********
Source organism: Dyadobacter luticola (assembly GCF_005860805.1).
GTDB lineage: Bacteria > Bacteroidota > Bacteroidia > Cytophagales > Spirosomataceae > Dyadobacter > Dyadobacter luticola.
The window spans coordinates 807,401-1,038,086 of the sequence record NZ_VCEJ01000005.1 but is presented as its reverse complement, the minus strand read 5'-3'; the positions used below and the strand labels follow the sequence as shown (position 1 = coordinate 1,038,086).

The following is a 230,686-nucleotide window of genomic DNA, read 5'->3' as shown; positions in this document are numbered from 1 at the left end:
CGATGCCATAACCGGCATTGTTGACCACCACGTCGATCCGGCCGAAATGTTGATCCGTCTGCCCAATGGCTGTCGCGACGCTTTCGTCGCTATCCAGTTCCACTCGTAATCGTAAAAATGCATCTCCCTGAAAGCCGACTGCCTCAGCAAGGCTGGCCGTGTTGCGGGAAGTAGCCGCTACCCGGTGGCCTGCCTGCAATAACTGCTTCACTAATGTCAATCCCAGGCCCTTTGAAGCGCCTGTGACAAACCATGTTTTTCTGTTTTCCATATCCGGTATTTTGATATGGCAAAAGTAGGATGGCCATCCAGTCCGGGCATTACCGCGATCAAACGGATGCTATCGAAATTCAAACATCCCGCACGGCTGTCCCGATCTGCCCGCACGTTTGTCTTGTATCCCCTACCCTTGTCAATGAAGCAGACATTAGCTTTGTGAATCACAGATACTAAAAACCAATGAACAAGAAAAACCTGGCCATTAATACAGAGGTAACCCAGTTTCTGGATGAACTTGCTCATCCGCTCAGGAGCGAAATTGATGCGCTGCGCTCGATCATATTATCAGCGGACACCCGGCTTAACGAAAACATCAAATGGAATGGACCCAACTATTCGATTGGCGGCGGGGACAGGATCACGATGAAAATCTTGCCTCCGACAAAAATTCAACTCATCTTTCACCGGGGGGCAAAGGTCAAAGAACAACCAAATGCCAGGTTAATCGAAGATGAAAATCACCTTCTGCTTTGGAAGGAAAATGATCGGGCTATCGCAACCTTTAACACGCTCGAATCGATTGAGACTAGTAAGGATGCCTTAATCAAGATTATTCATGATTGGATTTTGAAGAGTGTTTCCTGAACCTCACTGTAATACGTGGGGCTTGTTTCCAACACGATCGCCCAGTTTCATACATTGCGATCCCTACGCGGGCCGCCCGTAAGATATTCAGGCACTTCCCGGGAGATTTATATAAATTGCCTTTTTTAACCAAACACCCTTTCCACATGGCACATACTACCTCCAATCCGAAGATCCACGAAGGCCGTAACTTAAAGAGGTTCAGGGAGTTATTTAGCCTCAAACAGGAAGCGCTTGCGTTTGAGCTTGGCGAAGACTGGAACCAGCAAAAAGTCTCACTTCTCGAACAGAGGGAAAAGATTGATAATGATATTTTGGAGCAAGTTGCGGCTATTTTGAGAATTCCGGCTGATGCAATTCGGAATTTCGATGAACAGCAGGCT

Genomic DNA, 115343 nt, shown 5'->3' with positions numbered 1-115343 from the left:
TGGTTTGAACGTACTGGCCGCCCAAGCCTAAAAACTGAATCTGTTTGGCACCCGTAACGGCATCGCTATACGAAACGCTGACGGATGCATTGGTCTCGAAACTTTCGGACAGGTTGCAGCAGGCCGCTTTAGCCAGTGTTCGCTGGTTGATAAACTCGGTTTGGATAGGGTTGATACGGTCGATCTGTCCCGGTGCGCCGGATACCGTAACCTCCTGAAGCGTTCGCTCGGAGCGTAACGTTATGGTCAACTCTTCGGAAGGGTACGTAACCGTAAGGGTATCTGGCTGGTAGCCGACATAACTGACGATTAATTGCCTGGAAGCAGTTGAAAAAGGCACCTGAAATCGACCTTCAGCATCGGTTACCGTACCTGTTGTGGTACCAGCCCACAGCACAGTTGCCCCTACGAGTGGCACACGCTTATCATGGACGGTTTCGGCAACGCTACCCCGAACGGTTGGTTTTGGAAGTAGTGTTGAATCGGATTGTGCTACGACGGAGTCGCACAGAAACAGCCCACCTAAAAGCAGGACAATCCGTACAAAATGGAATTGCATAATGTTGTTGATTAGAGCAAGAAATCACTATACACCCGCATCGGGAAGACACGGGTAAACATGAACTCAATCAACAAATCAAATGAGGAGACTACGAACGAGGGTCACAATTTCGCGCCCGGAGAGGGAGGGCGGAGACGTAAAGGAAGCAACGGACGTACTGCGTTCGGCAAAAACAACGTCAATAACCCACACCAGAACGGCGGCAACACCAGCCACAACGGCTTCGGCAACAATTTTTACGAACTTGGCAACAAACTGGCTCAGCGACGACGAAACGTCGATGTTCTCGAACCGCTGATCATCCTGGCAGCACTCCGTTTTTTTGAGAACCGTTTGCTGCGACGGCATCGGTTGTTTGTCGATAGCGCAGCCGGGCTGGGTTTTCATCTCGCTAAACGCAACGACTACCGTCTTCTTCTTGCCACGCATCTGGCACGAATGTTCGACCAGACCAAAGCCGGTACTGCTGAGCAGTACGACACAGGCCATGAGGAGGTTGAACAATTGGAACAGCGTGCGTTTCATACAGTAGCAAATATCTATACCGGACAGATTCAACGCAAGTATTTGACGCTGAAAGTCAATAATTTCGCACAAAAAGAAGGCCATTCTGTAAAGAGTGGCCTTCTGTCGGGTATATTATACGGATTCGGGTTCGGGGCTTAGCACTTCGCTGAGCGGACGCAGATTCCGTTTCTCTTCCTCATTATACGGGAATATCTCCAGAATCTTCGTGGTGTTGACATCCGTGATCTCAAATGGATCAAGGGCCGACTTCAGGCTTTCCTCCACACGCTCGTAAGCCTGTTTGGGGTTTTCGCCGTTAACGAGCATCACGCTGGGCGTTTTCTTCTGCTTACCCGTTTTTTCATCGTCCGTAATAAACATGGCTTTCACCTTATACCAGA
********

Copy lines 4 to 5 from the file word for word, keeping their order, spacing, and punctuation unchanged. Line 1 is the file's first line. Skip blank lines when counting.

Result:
The following is a 230,686-nucleotide window of genomic DNA, read 5'->3' as shown; positions in this document are numbered from 1 at the left end:
CGATGCCATAACCGGCATTGTTGACCACCACGTCGATCCGGCCGAAATGTTGATCCGTCTGCCCAATGGCTGTCGCGACGCTTTCGTCGCTATCCAGTTCCACTCGTAATCGTAAAAATGCATCTCCCTGAAAGCCGACTGCCTCAGCAAGGCTGGCCGTGTTGCGGGAAGTAGCCGCTACCCGGTGGCCTGCCTGCAATAACTGCTTCACTAATGTCAATCCCAGGCCCTTTGAAGCGCCTGTGACAAACCATGTTTTTCTGTTTTCCATATCCGGTATTTTGATATGGCAAAAGTAGGATGGCCATCCAGTCCGGGCATTACCGCGATCAAACGGATGCTATCGAAATTCAAACATCCCGCACGGCTGTCCCGATCTGCCCGCACGTTTGTCTTGTATCCCCTACCCTTGTCAATGAAGCAGACATTAGCTTTGTGAATCACAGATACTAAAAACCAATGAACAAGAAAAACCTGGCCATTAATACAGAGGTAACCCAGTTTCTGGATGAACTTGCTCATCCGCTCAGGAGCGAAATTGATGCGCTGCGCTCGATCATATTATCAGCGGACACCCGGCTTAACGAAAACATCAAATGGAATGGACCCAACTATTCGATTGGCGGCGGGGACAGGATCACGATGAAAATCTTGCCTCCGACAAAAATTCAACTCATCTTTCACCGGGGGGCAAAGGTCAAAGAACAACCAAATGCCAGGTTAATCGAAGATGAAAATCACCTTCTGCTTTGGAAGGAAAATGATCGGGCTATCGCAACCTTTAACACGCTCGAATCGATTGAGACTAGTAAGGATGCCTTAATCAAGATTATTCATGATTGGATTTTGAAGAGTGTTTCCTGAACCTCACTGTAATACGTGGGGCTTGTTTCCAACACGATCGCCCAGTTTCATACATTGCGATCCCTACGCGGGCCGCCCGTAAGATATTCAGGCACTTCCCGGGAGATTTATATAAATTGCCTTTTTTAACCAAACACCCTTTCCACATGGCACATACTACCTCCAATCCGAAGATCCACGAAGGCCGTAACTTAAAGAGGTTCAGGGAGTTATTTAGCCTCAAACAGGAAGCGCTTGCGTTTGAGCTTGGCGAAGACTGGAACCAGCAAAAAGTCTCACTTCTCGAACAGAGGGAAAAGATTGATAATGATATTTTGGAGCAAGTTGCGGCTATTTTGAGAATTCCGGCTGATGCAATTCGGAATTTCGATGAACAGCAGGCT